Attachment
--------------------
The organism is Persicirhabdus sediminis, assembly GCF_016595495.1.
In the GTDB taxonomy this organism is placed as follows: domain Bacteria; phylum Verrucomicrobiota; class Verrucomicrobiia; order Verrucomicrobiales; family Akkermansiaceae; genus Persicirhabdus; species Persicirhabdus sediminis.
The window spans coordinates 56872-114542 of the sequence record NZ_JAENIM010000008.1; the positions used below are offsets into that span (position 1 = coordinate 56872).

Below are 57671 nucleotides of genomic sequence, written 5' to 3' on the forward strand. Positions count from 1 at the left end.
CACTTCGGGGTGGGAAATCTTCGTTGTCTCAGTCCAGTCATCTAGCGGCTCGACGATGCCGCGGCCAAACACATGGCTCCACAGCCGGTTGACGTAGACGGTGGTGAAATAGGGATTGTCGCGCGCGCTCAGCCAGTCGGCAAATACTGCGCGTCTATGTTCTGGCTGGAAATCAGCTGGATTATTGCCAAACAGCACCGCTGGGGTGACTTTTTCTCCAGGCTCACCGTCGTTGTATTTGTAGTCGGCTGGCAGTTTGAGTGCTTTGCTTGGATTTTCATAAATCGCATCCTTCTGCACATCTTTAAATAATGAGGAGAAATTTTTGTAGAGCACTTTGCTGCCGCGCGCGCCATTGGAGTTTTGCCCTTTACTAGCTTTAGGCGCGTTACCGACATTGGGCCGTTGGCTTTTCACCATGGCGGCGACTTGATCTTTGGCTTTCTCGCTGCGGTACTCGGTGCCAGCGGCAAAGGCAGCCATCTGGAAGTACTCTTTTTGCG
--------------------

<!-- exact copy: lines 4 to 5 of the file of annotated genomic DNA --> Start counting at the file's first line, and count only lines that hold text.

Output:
Below are 57671 nucleotides of genomic sequence, written 5' to 3' on the forward strand. Positions count from 1 at the left end.
CACTTCGGGGTGGGAAATCTTCGTTGTCTCAGTCCAGTCATCTAGCGGCTCGACGATGCCGCGGCCAAACACATGGCTCCACAGCCGGTTGACGTAGACGGTGGTGAAATAGGGATTGTCGCGCGCGCTCAGCCAGTCGGCAAATACTGCGCGTCTATGTTCTGGCTGGAAATCAGCTGGATTATTGCCAAACAGCACCGCTGGGGTGACTTTTTCTCCAGGCTCACCGTCGTTGTATTTGTAGTCGGCTGGCAGTTTGAGTGCTTTGCTTGGATTTTCATAAATCGCATCCTTCTGCACATCTTTAAATAATGAGGAGAAATTTTTGTAGAGCACTTTGCTGCCGCGCGCGCCATTGGAGTTTTGCCCTTTACTAGCTTTAGGCGCGTTACCGACATTGGGCCGTTGGCTTTTCACCATGGCGGCGACTTGATCTTTGGCTTTCTCGCTGCGGTACTCGGTGCCAGCGGCAAAGGCAGCCATCTGGAAGTACTCTTTTTGCG